Staying on top of things when at the top. A study of the attentional practices of healthcare CEOs – University of Copenhagen

Staying on top of things when at the top. A study of the attentional practices of healthcare CEOs

CCC invites students, faculty as well as everyone else interested to the lecture series New developments in the intersection between work practices and digital technologies.

Lecturer: Davide Nicolini, Professor of Organization Studies at Warwick Business School. 

Abstract

Davide Nicollini will in his talk focus on work and information practices. Based on a two-year ethnographic study of CEOs running complex healthcare organizations in England he will present a novel understanding of the CEO’s attentional engagement practices, and of how they try to stay on top of things that happen within and around their organizations.

We find that to activate and encode their attention, studied CEOs relied on a personal arrangement of activities, relationships, and material resources. The signals collected in this way were then continuously connected, weaved, and given meaning through a set of relational and discursive practices. Attention remained active until an actionable understanding emerged. We argue that attentional engagement practices are highly consequential and recursively implicated in how these managers give sense to their work, and perceive themselves. At the same time, they are critical to explaining the specific nature of their job, their social identity, and how this chimes with their customary representations in public.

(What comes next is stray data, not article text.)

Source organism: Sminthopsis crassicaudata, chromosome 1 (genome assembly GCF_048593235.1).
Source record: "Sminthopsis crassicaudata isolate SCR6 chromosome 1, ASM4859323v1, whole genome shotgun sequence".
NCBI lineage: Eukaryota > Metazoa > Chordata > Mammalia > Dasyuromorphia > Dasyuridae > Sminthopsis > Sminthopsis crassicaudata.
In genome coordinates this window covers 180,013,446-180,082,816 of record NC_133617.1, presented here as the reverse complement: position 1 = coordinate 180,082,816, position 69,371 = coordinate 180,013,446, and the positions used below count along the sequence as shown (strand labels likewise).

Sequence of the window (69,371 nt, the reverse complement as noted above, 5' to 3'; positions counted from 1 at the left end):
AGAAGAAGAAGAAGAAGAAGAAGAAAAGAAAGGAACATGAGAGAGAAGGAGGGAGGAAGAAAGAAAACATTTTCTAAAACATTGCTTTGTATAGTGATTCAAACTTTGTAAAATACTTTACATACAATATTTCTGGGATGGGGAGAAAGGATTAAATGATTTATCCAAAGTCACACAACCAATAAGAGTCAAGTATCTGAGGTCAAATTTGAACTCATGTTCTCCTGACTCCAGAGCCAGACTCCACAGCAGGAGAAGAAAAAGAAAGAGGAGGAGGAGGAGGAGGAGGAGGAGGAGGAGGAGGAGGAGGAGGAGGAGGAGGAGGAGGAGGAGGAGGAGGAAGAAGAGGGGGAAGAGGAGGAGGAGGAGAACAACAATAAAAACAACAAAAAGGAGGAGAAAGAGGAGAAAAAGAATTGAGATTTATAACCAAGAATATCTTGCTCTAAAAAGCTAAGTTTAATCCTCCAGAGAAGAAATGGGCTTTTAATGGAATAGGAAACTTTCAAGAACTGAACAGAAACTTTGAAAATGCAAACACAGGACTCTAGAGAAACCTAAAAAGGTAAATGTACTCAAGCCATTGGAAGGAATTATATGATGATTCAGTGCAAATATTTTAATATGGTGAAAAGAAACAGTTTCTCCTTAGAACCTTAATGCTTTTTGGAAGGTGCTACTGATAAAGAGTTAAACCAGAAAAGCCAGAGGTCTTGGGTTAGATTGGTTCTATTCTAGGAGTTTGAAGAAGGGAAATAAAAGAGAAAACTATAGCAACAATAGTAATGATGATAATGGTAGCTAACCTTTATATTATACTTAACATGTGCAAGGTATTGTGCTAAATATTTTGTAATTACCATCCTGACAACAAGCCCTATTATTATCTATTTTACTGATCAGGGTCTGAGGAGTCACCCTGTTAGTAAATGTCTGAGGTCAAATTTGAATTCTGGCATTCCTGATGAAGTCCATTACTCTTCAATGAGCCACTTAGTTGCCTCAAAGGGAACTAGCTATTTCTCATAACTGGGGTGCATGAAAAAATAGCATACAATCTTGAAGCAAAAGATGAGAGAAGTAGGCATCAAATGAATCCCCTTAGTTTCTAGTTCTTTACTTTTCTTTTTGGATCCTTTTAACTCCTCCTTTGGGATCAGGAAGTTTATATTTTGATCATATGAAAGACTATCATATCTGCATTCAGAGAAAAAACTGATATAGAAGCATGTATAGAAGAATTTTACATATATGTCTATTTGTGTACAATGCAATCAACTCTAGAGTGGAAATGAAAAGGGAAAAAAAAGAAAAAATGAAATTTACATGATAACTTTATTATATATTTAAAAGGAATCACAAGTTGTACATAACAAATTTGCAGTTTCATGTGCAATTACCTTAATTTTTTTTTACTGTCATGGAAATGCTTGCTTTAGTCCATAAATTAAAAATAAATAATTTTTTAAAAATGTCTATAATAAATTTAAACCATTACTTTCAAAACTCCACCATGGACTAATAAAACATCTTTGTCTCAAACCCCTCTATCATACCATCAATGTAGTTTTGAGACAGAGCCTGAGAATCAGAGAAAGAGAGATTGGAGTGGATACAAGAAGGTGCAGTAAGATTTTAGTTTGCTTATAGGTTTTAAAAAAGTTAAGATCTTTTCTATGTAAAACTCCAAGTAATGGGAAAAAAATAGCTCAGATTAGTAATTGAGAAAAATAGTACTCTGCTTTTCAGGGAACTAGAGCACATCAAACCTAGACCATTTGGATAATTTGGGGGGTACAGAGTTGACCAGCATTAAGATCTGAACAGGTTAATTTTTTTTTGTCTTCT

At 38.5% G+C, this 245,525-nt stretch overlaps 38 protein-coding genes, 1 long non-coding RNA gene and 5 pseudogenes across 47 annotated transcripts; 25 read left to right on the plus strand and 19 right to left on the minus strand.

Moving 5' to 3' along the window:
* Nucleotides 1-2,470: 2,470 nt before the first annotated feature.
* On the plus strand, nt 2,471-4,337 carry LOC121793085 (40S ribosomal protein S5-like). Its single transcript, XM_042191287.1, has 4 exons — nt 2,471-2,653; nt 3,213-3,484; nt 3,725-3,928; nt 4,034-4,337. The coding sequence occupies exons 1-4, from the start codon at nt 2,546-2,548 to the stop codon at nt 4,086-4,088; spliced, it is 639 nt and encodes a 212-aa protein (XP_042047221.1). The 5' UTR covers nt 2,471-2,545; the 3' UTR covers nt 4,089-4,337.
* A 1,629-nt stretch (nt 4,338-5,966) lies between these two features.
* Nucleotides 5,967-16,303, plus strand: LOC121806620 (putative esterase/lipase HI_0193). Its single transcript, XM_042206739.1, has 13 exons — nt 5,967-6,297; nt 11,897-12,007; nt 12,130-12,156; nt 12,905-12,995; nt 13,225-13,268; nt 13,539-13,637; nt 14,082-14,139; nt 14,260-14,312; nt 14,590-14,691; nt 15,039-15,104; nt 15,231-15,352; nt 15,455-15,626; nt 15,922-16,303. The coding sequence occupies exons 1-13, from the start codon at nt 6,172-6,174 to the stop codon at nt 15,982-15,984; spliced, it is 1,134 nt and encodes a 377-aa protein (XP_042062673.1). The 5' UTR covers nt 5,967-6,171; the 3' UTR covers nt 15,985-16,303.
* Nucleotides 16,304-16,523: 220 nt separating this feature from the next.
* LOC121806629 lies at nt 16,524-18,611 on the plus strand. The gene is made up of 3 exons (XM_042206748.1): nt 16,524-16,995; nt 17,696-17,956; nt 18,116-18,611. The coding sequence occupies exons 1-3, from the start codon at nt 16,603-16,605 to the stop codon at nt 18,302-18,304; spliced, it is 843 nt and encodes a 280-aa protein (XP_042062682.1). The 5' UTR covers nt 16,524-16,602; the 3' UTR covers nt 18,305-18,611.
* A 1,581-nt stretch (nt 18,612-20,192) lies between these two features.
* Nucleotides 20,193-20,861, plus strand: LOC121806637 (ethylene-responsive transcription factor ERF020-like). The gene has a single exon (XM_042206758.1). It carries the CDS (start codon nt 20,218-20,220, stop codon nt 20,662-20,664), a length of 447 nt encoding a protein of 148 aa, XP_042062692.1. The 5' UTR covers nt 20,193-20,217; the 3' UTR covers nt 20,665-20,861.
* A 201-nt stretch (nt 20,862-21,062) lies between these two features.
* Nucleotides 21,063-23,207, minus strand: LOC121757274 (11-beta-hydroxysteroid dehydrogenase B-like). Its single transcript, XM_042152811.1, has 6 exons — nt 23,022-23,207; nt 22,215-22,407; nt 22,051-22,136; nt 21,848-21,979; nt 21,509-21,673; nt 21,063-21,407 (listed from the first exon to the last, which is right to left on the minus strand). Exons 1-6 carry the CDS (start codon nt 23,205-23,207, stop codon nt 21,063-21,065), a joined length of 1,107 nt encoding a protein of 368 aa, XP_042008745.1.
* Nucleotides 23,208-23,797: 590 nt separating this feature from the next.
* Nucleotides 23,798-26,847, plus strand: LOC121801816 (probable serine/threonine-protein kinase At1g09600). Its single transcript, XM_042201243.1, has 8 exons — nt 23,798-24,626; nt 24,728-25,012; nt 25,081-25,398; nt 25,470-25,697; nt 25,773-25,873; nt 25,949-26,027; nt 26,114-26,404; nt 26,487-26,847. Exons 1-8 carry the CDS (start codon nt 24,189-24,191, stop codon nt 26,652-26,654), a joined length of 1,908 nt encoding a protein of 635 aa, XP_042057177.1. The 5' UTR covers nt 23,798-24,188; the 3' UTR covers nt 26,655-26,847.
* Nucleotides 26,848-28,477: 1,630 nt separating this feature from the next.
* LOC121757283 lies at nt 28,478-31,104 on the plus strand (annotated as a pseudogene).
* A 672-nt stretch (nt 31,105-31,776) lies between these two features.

Bio

Davide Nicollini co-directs the IKON Research Centre and facilitates the Practice, Process and Institution Research Programme. In the past he has held positions and visiting appointments at the University of Oslo, The Tavistock Institute in London, ESADE in Barcelona and the University of Trento and Bergamo in Italy. His current research focuses on the development of the practice-based approach and its application to phenomena such as knowing, collaboration, safety, and technological innovation in organizations. Although these days most of his empirical work is carried out in healthcare organisations, he also studied construction sites, factories, public organizations, cybersecurity, pharmacies, scientific labs and the work of CEOs.